Fishing Report Provided by: ODFW WEEKLY RECREATION REPORT

Posted at 6:02 pm on 05/01/2017 by ODFW WEEKLY RECREATION REPORT

Bottom Fishing

When the weather allows, fishing during the winter and spring months for lingcod and rockfish can be fun and successful. Last week there were several reports of blue or green-colored lingcod being caught along the central coast. These blue or green-colored lingcod, sometimes called “Smurf lingcod” are safe to eat, the flesh turns white when cooked, and tastes the same as normal colored lingcod. The coloration comes from a bile pigment called biliverdin (also responsible for some of the coloration when people get a bruise), but how or why this pigment gets into the tissue of lingcod is unknown, although it may have something to do with what the lingcod is eating.

New bag and sub-bag limits for 2017: To stay within Federal allocations, and try to provide for year-round fishing opportunities, there are some changes to daily bag limits. Canary rockfish has been declared rebuilt and is now part of the 7 fish marine bag limit (no sub-bag limit). Black rockfish will have a sub-bag limit of 6 fish (out of the 7 fish daily bag, no more than 6 may be black rockfish). There is a 4 fish sub-bag limit for blue/deacon, China, copper, and quillback rockfish combined (out of the 7 fish marine bag, no more than 4 may be these species combined). The daily bag limit for lingcod remains at 2 fish and flatfish species, other than Pacific halibut, remains at 25 fish. Several handouts, including “What Can I Keep, and How Many?” (Updated for 2017) and species identification tips, are available on the ODFW sport bottomfish webpage.

Pacific Halibut

The 2017 halibut quota is up 16.7 percent from 2016, which should allow for some additional fishing days, depending on weather and catch rates.

Columbia River Subarea: The all-depth fishery opens Thursday, May 4, 2017, every Thurs-Sun until the quota is caught or Sept 30. The nearshore fishery opens May 8, 2017 every Mon-Wed until the quota is caught or Sept 30.

Central Oregon Coast Subarea: The nearshore fishery opens June 4, 2017 (June 1-3 are all-depth days, which supersedes the nearshore fishery), seven days per week until the quota is caught or Oct. 31. The staff spring all-depth “fixed” dates are: May 11-13, May 18-20, June 1-3, June 8-10, and June 15-17. If quota remains after those dates, back-up days may be available every other week. The summer all-depth fishery opens Friday, Aug 4, 2017, and every other Fri-Sat until the quota is caught or Oct 31.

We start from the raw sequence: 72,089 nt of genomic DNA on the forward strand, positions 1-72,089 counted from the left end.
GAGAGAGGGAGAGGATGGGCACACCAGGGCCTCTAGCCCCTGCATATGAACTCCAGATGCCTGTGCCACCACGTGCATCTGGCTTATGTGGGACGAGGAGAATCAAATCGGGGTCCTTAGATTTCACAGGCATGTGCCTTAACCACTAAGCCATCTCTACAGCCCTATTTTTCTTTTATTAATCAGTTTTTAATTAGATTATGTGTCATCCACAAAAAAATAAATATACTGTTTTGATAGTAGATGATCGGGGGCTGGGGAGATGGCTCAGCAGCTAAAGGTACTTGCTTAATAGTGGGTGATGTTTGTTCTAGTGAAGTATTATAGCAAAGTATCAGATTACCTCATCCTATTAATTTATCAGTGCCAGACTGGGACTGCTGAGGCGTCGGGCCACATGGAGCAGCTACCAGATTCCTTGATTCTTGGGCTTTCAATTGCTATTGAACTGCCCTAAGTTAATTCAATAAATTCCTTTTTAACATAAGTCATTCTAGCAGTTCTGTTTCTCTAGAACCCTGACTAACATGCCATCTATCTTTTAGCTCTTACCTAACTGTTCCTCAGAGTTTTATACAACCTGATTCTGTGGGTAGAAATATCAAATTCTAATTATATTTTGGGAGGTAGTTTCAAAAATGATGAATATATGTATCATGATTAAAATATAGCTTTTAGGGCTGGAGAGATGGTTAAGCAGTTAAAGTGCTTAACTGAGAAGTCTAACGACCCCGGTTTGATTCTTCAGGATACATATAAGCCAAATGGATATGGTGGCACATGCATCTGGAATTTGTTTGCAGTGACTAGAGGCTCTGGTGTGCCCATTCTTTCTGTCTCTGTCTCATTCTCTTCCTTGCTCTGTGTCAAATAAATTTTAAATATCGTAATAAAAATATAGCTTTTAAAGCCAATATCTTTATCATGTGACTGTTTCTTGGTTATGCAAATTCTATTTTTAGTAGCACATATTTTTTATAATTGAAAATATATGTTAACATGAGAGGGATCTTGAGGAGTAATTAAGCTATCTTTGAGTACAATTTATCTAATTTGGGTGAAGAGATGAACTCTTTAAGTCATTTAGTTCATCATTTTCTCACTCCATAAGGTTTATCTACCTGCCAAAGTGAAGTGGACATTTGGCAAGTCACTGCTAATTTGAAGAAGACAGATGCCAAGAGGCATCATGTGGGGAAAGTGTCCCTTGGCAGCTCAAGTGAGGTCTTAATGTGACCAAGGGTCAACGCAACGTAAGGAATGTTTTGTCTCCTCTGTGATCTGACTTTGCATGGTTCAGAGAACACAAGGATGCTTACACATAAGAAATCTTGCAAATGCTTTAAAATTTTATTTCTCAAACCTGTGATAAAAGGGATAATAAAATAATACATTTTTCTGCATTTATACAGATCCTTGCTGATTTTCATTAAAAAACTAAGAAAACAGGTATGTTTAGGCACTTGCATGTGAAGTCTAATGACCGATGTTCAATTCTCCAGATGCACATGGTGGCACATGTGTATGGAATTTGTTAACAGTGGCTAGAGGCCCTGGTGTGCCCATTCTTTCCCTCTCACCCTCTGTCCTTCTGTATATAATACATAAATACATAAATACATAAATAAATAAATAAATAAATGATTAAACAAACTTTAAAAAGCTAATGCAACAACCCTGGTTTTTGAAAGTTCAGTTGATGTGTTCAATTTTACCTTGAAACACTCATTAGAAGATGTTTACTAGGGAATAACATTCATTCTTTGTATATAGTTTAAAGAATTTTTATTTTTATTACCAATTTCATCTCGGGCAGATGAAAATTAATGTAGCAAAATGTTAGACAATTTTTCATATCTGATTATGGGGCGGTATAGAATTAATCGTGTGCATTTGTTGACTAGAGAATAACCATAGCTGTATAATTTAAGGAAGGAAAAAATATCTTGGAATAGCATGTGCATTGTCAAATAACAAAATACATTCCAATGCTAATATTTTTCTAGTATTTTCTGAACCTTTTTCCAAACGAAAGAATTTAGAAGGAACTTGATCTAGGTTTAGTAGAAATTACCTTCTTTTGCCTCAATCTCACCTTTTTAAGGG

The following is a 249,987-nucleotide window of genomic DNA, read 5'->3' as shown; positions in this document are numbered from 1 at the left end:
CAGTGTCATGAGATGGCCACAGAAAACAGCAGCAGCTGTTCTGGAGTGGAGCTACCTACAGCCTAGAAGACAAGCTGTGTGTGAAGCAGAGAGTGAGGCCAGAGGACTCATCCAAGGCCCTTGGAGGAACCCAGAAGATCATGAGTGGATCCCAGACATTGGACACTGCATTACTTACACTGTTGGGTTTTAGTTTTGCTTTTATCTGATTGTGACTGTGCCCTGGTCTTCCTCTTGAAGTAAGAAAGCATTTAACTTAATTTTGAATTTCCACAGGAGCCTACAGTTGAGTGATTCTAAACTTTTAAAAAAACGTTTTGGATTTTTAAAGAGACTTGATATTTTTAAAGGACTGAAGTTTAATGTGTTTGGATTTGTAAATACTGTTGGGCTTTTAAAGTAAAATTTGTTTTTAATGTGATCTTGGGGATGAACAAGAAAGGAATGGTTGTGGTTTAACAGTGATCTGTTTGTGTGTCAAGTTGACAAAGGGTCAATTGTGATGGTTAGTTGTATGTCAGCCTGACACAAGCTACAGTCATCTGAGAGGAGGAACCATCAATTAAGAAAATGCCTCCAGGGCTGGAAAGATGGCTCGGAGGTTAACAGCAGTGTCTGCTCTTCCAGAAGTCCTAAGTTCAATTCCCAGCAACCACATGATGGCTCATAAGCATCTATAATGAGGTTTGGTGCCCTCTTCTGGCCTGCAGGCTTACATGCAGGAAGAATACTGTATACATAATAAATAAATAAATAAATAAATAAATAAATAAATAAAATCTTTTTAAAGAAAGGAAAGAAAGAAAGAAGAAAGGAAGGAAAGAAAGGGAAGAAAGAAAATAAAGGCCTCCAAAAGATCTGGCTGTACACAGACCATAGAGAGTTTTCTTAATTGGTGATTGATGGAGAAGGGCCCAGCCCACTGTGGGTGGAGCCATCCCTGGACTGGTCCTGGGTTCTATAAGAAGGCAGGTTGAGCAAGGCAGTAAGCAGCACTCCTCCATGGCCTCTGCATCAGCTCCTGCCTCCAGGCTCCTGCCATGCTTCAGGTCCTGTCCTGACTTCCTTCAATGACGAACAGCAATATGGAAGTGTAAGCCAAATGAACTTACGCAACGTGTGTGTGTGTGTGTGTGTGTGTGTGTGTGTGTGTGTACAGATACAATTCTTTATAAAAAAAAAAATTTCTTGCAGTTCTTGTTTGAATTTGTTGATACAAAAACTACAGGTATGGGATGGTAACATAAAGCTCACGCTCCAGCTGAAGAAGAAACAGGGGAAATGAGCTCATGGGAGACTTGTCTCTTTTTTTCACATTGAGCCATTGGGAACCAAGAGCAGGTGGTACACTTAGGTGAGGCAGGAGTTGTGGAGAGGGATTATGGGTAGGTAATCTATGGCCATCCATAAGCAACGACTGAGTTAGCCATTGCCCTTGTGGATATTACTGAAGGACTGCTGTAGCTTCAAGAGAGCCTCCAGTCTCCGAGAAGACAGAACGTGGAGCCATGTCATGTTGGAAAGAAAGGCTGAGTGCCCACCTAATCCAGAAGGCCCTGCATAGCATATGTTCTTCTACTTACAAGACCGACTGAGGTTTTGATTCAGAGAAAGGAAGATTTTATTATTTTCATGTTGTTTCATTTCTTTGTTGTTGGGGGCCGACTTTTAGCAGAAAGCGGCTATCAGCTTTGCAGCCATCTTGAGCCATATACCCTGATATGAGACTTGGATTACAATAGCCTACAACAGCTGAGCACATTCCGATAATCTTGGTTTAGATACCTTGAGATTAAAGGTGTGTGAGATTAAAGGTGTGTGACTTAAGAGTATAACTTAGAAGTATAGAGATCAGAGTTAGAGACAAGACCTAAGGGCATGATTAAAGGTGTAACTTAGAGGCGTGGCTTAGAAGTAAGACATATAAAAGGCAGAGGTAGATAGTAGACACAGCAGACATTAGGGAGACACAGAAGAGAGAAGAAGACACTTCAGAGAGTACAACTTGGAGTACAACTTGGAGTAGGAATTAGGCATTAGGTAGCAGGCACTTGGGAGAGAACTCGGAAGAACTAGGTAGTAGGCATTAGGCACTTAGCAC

Southern Oregon Subarea: Opens May 1, seven days per week until the quota is caught or Oct 31.

Shore and Estuary Fishing

There are many fishing opportunities from shore and inside the bays and estuaries of the Oregon coast. Public piers provide opportunities to catch surfperch, baitfish and bottomfish, see section above on bottomfish for new bag and sub-bag limits for 2017. Rocky ocean coastline and jetties provide the ideal habitat for greenling, rockfish, cabezon (closed until July 1, 2017), and lingcod. These areas are often fished by boat and from shore, and can be targeted with rod and reel or spear gun.

Recent reports are that there is good fishing for rockfish and perch near the jetties within Yaquina Bay. Be mindful of the wind and tide to make your fishing trip safe.

When fishing from shore or inside estuaries and bays, it is important to check the tide. Many fish that swim into estuaries and bays, including salmon, surfperch, and Pacific herring, tend to come in with the tide. Rockfish, greenling and lingcod generally take cover during strong incoming and outgoing tides. Catch of these species is more likely to occur closer to slack tide. Additionally, the accessibility of some areas can be completely dependent on the tide. Do not allow the incoming tide to become a safety hazard.

Surfperch fishing near Coos Bay

Surfperch are a diverse group of fish that provide a variety of angling opportunities. Striped seaperch are found year-round in rocky areas like jetties; and ocean surf is the place to find redtail surfperch and silver perch. Surfperch Fishing (pdf).

The bag limit for surfperch is generous at 15 per day. However, a lot remains unknown about the status of surfperch populations off the Oregon Coast, so, as usual, take only what you will use.

 

Shellfish

Call the ODA shellfish safety hotline at 1-800-448-2474 before harvesting for the most current information about shellfish safety closures. Additional information is available from ODA’s Food Safety Program at (503) 986-4720 or the ODA shellfish closures website. Openings and closures listed below were accurate on April 25.

For everything you need to know about identifying and harvesting Oregon’s shellfish, including maps of individual estuaries that show where to crab and clam, see the recreational shellfish pages on the ODFW website.


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